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Bishop's New Year Thoughts for 2014

by Gerry Lynch last modified 08 Jan, 2014 12:23 PM
The Bishop of Salisbury, Nicholas Holtam, gave some thoughts to BBC Radio Wiltshire.

In 2014 I will be 60. I haven’t yet decided how to mark it but on my 50th birthday I went up Snowdon with family and friends. It’s the only time I have been up that mountain in clear weather. We could see the Lake District. Age helps us see the distance and gives perspective. So as we get older, I hope for all of us that age brings wisdom and the possibility of using our experience for good.

One of my hopes for the Church of England this year is that in July we will give final approval to the ordination of women bishops. No one can accuse us of moving too fast. The case for women priests was being made in the 1920’s. The first woman priest in the Anglican Communion was ordained 70 years ago by the Bishop of Hong Kong.  When I was ordained deacon in 1979 my mother said she wouldn’t fully believe in the Church of England until there is a female Archbishop of Canterbury.2014 will be the year when we say clearly and unequivocally that we want the ministry of women on the same basis as that of men. Hooray.

Social change takes time and we don’t all move at the same pace. 2014 will see the first same sex marriages in the UK.  They won’t be possible in church, but for those who want to be married there will be a civil celebration with family and friends. Whatever we think,  I hope we will support and sustain people in their love and commitment for each other as that is what matters most in life. 

I have sometimes thought that even if I didn’t believe in God I might still go to church. Where else do you meet such a variety of people?  Churches are centres of community.  With 452 parishes in the Diocese of Salisbury, and lots of other churches as well, there is a Christian presence in every community.  Wwe’ve got our feet on the ground and know what’s going on.

Jesus said, “Love God and love your neighbour as yourself”, and by his actions and teaching he included the marginalised and poor, those without a voice. In 2013 the Archbishop of Canterbury drew attention to the increasing gap between rich and poor and the iniquities of pay-day loans.  I joined the South Wiltshire Credit Union. Credit Unions are a good way for a community to organise so that the poorest have access to the disciplines and freedoms that go with saving and borrowing.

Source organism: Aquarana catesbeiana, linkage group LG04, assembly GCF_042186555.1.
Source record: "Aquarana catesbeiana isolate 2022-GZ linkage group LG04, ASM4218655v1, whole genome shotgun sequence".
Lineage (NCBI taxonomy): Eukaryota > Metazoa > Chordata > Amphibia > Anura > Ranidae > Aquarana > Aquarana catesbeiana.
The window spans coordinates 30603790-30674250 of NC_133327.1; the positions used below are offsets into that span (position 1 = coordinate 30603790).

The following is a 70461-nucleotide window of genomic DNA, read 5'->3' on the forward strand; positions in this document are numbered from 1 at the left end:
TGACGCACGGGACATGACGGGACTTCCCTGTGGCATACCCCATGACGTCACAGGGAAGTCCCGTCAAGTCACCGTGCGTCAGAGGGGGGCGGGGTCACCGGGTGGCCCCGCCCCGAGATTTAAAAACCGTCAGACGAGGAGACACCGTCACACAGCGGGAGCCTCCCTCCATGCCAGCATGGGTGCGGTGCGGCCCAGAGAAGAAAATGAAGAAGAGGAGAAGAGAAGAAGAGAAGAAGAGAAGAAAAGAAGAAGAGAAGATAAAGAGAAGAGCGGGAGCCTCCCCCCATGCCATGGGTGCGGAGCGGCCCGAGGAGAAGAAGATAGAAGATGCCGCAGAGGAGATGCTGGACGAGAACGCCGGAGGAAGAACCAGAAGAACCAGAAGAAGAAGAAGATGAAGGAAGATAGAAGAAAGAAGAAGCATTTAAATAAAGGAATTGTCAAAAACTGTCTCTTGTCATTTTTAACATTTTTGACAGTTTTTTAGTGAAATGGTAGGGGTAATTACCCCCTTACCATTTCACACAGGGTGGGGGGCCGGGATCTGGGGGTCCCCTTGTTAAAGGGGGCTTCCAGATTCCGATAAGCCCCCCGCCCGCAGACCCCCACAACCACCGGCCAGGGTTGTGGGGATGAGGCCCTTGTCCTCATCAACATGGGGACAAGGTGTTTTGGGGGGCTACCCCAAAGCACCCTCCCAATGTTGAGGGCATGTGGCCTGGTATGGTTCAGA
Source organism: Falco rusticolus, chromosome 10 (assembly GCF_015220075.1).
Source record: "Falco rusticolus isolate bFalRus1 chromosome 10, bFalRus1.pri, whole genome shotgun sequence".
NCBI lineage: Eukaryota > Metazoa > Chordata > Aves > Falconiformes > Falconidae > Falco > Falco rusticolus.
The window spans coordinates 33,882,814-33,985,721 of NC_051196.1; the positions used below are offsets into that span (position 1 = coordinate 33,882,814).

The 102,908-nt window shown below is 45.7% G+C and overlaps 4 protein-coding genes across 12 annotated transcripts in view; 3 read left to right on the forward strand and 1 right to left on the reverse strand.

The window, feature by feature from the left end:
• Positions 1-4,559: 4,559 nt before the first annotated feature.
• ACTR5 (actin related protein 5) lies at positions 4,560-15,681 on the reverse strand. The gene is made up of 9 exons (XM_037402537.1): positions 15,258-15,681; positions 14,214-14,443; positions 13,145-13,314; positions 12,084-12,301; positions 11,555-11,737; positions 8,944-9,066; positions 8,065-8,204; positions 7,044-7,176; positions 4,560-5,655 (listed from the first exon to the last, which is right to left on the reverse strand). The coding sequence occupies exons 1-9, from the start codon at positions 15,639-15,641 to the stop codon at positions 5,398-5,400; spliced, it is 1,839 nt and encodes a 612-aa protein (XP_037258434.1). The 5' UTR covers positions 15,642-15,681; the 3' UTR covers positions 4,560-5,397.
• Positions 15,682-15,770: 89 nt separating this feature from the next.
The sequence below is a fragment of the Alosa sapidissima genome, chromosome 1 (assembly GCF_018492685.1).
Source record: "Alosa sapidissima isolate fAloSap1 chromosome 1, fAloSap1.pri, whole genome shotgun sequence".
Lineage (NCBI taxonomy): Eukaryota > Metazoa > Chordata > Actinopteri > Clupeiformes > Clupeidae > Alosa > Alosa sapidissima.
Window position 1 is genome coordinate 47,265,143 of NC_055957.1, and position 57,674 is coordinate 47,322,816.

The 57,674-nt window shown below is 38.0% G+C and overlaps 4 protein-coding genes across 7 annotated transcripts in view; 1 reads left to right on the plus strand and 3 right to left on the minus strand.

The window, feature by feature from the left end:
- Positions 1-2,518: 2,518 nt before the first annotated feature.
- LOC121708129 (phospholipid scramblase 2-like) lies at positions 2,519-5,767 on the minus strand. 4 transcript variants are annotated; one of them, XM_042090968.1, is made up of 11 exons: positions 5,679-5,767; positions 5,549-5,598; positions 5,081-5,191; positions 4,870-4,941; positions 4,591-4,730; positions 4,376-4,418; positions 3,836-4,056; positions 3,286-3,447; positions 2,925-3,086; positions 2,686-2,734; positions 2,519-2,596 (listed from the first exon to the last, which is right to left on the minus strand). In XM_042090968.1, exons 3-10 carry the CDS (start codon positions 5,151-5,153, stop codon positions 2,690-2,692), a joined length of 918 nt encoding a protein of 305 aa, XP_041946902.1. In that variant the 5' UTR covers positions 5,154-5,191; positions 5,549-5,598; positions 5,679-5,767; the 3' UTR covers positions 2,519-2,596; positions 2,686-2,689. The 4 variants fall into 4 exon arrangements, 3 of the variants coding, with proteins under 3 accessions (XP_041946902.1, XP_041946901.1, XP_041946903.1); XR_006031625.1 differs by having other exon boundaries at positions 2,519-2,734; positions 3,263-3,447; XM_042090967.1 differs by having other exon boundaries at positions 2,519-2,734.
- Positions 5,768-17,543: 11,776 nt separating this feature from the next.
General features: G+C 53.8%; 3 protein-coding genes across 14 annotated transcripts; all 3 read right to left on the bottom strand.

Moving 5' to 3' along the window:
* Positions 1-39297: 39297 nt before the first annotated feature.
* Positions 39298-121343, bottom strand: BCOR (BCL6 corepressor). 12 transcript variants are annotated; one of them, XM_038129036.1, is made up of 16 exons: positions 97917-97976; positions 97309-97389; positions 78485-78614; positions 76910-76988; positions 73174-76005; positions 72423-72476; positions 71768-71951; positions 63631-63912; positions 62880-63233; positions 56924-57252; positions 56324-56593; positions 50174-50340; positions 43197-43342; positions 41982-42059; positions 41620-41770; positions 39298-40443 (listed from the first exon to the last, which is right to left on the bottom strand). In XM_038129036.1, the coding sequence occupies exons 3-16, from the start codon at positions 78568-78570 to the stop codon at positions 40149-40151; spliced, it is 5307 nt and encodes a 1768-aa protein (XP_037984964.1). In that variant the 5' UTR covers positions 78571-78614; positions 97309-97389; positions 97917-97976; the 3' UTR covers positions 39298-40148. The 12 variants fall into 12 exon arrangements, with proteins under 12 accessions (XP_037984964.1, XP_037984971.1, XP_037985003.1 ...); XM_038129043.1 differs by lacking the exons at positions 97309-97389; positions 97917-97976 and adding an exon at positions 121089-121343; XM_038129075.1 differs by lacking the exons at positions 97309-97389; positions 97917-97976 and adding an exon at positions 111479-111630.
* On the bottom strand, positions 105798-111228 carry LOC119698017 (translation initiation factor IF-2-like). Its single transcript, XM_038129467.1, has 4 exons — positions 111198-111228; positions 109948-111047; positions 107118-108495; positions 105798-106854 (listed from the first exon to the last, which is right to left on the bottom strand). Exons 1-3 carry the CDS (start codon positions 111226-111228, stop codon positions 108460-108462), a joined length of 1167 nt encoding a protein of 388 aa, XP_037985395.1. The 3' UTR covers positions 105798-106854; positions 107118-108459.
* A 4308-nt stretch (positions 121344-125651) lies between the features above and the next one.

Food banks help a family in a crisis, and that is great, but as a society we’ve become dependent on them for people on welfare and for people on low wages. We can do better than that.  In the UK 3.6 million children are growing up in poverty. We can do better than that.  And because of poverty mortality rates vary by as much as 12 years, depending on where you live. We can do better than that, too.   So there’s a challenge for us.

In our Christmas cards we wrote, “Happy Christmas and a peaceful New Year”. The peaceful New Year doesn’t just happen.  You have to work at it, with the family and neighbours as well as in the wider world.  Lots of military families in Wiltshire will know a lot about that be glad to welcome their loved ones home from service in Afghanistan or in other parts of the world.

The Diocese of Salisbury has a link with the Sudan and South Sudan. In 2013 we marked the 40th anniversary of that partnership with a good deal of hope for the future. At the turn of the year in South Sudan there is trouble and violence and uncertainty again. We hope and pray for peace and continue to support both the peacekeepers and the peacemakers there. Love begins at home but it doesn’t stop at home.

For all of us, I hope and pray we will have a happy new year.

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